Predictive Hacks

Answering Questions with Transformers

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In a previous post, we showed how we could do text summarization with transformers. Here, we will provide you an example, of how we can use transformers for question answering. We will work with the huggingface library. We will work with Google Colab, so the example is reproducible. First, we need to install the libraries:

!pip install transformers
!pip install torch

Now, we are ready to work with the transformers.

Example of Answering Questions

For an AI algorithm to be able to answer questions from an input text, it means that it is able to “understand”, that is why we call it Natural Language Understanding (NLU) and to be able to respond by generating a text, that is why we call it Natural Language Generation (NLG). The process that we will follow for question answering is described in hugging face documentation:

  • Start the BERT model
  • Provide the input text and the required questions
  • Iterate over the questions and build a sequence from the text and the current question, with the correct model-specific separators token type ids and attention masks
  • Pass this sequence through the model. This outputs a range of scores across the entire sequence tokens (question and text), for both the start and end positions.
  • Compute the softmax of the result to get probabilities over the tokens
  • Fetch the tokens from the identified start and stop values, convert those tokens to a string.
  • Print the results

Note that I took the code from the Hugging Face documentation, and I made a change because there was a bug. I changed the:

answer_start_scores, answer_end_scores = model(**inputs)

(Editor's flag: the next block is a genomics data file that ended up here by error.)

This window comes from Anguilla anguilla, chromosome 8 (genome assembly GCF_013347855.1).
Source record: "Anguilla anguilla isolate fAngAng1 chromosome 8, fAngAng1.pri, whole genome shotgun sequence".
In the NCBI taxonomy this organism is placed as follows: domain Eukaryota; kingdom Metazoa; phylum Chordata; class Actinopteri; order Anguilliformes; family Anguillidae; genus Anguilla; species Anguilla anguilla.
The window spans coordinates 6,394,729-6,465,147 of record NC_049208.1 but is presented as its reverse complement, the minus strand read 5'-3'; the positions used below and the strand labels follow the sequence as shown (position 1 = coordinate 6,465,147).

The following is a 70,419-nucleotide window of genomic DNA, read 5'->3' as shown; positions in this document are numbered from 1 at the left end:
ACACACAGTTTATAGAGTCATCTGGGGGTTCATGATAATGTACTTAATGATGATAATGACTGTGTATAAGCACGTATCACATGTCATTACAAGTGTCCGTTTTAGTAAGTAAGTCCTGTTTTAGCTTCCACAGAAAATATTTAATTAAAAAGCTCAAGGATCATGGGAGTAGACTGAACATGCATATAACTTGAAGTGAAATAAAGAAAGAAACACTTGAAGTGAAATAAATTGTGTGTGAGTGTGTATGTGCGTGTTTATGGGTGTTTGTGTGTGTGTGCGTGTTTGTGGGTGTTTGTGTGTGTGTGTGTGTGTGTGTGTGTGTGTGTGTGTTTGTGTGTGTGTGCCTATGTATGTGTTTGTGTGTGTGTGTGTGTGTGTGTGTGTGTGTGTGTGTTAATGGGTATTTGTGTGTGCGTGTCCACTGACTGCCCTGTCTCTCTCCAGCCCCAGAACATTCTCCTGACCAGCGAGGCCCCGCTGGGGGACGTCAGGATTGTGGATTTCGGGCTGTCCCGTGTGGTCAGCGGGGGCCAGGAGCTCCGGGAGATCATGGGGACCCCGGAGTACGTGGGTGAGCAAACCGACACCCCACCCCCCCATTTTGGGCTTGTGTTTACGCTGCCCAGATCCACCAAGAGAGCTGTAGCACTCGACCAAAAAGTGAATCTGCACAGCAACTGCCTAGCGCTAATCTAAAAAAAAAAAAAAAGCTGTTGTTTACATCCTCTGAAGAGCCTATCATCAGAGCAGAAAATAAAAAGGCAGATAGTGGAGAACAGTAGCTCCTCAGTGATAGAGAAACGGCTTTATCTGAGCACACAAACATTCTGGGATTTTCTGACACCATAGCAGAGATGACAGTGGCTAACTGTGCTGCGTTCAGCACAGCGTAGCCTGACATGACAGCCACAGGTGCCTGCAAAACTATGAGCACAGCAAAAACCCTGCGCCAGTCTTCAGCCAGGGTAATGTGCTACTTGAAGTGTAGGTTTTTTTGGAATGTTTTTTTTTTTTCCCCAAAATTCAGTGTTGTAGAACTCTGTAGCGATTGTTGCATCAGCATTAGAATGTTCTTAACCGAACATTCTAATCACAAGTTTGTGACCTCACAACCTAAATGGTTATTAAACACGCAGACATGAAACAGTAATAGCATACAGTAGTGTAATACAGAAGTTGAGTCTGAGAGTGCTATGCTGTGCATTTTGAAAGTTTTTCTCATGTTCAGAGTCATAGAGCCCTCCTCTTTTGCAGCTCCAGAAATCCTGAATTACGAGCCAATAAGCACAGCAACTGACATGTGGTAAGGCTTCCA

with:

answer_start_scores, answer_end_scores = model(**inputs)[0], model(**inputs)[1]

In our example, I provide the following input text:

My name is George Pipis and I work as a Data Scientist at Persado. My personal blog is called Predictive Hacks which provides tutorials mainly in R and Python

And I will make the following questions:

  • What is my name?
  • What is George Pipis job?
  • What is the name of the blog?
  • What is the blog about?
  • Where does George work?

Let’s see how well can transformers answer those questions above.

from transformers import AutoTokenizer, AutoModelForQuestionAnswering
import torch

tokenizer = AutoTokenizer.from_pretrained("bert-large-uncased-whole-word-masking-finetuned-squad")
model = AutoModelForQuestionAnswering.from_pretrained("bert-large-uncased-whole-word-masking-finetuned-squad")

text = r"""
My name is George Pipis and I work as a Data Scientist at Persado. 
My personal blog is called Predictive Hacks which provides tutorials mainly in R and Python.

"""

questions = [
    "What is my name?",
    "What is George Pipis job?",
    "What is the name of the blog?",
    "What is the blog about?",
    "Where does George work?"
]

for question in questions:
    inputs = tokenizer.encode_plus(question, text, add_special_tokens=True, return_tensors="pt")
    input_ids = inputs["input_ids"].tolist()[0]

    text_tokens = tokenizer.convert_ids_to_tokens(input_ids)
    answer_start_scores, answer_end_scores = model(**inputs)[0], model(**inputs)[1]

    answer_start = torch.argmax(answer_start_scores)  # Get the most likely beginning of answer with the argmax of the score
    answer_end = torch.argmax(answer_end_scores) + 1  # Get the most likely end of answer with the argmax of the score

    answer = tokenizer.convert_tokens_to_string(tokenizer.convert_ids_to_tokens(input_ids[answer_start:answer_end]))

    print(f"Question: {question}")
    print(f"Answer: {answer}\n")
 

Output:

Question: What is my name?
Answer: george pipis

Question: What is George Pipis job?
Answer: data scientist

Question: What is the name of the blog?
Answer: predictive hacks

Question: What is the blog about?
Answer: tutorials

Question: Where does George work?
Answer: persado

Not bad at all! The model was able to provide good answers 🤗

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